Saturday, August 16, 2008


The universe must be speaking to me again today. I have been trying to catch up on news and blog reading, and more and more posts keep popping up about failure and being human.

I have a hard time not being perfect. I'm the A-est Type A person I know, I take on too much, and I flog myself when I fail. I don't seem to have lapsed into much in the way of harmful behaviors, other than putting cleaning way down on the list of priorities for the first time in my life this summer, but I know it can't be good for me.

This particular post really spoke to me - I really love the idea of covenant vs. contract. I have been hit over the head with the clue stick by my husband last week that I'm not doing a very good job of being considerate toward him. It's hard for me not to defend myself; I think of him often throughout the day, buy him special things at the grocery store, try to take on some of his chores when I have the time and energy - but none of those things probably jump out at him, because I mostly just do them quietly and happily.

I'm not the person who enjoys potlucks, or making a meal for someone who is struggling, or sending cards and letters. I'm working on it, and trying to be more intentional about such things as part of my spiritual path, but internally they don't feel sustaining - even though I know they are to the people who receive them.

So that's my constant failing - selfishness. I'm a lot better than I was 15 years ago, and I'm a lot more intentional about it - but I still fail a lot.

Hopefully putting it out to the universe will help me be more aware and find ways to forgive myself for failing, yet still find the energy to work to be a better person living my values. A hard balance.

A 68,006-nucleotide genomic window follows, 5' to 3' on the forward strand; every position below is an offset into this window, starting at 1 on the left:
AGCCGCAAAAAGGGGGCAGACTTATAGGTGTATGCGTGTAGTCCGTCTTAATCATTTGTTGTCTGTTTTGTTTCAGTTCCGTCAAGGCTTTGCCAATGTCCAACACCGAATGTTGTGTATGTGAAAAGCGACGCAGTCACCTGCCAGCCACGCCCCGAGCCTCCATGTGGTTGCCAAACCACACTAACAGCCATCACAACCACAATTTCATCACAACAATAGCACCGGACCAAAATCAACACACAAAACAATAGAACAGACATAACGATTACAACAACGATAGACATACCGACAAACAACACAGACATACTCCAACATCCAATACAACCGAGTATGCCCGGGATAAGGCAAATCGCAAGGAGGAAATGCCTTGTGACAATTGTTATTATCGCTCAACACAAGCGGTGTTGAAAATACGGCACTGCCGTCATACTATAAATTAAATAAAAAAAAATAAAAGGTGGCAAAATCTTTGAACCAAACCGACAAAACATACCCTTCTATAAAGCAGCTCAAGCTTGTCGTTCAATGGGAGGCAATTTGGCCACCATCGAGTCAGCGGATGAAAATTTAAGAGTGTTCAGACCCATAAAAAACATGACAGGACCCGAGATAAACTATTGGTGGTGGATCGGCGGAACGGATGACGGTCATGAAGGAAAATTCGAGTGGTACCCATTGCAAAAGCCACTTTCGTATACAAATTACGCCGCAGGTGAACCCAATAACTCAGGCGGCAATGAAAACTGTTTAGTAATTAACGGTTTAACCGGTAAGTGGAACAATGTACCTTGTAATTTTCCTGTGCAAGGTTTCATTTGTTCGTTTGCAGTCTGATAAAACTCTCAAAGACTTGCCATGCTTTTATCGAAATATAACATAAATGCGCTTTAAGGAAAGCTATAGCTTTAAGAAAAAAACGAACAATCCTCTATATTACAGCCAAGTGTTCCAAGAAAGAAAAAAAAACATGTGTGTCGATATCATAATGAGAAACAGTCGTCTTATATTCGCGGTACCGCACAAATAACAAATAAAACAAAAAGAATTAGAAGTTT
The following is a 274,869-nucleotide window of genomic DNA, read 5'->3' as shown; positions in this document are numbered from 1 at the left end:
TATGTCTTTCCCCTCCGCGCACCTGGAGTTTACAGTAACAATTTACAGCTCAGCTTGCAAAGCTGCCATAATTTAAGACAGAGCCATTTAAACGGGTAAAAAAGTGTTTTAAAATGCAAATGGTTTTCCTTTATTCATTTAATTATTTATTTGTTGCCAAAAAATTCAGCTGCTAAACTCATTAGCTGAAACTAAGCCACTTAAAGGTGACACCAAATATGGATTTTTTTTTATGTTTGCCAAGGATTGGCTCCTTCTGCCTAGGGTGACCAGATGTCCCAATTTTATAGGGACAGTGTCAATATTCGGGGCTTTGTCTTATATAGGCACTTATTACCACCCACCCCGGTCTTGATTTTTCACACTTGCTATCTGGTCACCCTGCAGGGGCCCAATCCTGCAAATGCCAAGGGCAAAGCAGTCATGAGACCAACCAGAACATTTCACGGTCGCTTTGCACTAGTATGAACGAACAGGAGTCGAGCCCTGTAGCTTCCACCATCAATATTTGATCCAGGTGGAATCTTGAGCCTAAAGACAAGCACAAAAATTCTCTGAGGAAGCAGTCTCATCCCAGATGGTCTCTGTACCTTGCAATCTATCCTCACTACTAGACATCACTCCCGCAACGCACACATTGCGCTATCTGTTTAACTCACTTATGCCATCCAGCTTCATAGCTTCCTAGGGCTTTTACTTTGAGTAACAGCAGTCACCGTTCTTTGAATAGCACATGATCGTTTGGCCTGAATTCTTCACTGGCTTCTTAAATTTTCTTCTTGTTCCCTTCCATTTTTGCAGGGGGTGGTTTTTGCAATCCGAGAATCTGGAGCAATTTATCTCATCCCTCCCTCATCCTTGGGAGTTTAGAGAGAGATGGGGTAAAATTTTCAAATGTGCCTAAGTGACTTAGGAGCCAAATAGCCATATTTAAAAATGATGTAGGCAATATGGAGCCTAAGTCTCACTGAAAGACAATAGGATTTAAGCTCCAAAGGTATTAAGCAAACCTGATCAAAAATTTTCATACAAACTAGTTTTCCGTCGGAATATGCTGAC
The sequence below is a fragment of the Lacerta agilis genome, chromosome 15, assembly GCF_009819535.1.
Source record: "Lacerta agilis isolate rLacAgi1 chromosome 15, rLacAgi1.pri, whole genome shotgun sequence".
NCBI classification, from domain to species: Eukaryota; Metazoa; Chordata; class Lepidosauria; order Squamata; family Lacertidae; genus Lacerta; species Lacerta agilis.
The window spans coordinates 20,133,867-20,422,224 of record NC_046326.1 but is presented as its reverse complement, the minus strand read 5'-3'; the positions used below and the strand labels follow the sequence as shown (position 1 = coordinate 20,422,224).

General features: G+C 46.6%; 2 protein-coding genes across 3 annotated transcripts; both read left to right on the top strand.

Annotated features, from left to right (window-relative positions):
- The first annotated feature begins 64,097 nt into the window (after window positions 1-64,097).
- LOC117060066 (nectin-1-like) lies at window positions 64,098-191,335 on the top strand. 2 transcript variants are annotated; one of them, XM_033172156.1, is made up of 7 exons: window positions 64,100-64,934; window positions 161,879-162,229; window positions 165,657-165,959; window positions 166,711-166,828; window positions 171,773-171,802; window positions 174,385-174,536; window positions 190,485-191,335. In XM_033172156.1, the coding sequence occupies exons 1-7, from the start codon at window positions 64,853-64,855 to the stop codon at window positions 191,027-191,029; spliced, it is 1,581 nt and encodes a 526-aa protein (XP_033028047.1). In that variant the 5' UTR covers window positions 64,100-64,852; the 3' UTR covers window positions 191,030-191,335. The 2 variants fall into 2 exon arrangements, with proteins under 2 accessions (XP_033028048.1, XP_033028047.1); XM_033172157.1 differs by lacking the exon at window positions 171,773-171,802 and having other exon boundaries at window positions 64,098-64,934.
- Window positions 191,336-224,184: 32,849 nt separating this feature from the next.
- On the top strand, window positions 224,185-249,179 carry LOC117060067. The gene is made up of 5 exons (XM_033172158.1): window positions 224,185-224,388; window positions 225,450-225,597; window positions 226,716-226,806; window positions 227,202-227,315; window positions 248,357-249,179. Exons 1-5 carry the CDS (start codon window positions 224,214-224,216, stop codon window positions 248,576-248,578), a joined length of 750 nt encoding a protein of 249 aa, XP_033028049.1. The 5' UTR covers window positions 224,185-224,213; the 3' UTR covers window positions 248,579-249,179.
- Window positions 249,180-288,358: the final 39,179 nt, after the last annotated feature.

laura said...

Kelly -

I don't know if this might help, but it spoke to me last night, as did your post today.

Kelly KH said...

Thanks for that Laura. I am constantly surprised (and maybe shouldn't be) at the similarities across UU churches, given how prized autonomy is. I have some thoughts on this article:

. But along the way it seems that many Unitarian Universalists and others in our culture have moved to an expectation of the possibility of human perfection that in its own way is as unrealistic and harmful, I think, as was Original Sin.

In the community in which I live, the cultural insistence is always on how close to perfection are one’s children, one’s home, and one’s life. We teach that second best is not acceptable. Our children should certainly achieve much, and do it grandly. And in most of our churches, I sense, there is a similar expectation of the highest levels of achievement.

I think that part of this journey that I'm on has been this concept of Original Sin, coming from a Catholic background. My rejection of that religion, and my immersion in US culture that pushes us to be perfect is starting to turn full circle, as I see the humanity in each of us and in myself. I think that what I can learn from this too is that in my case, it is partially personality and partially cultural that I am a perfectionist, and learning to forgive myself is an important lesson, and learning to be honest about true imperfections and take responsibility for them is the flip side of that.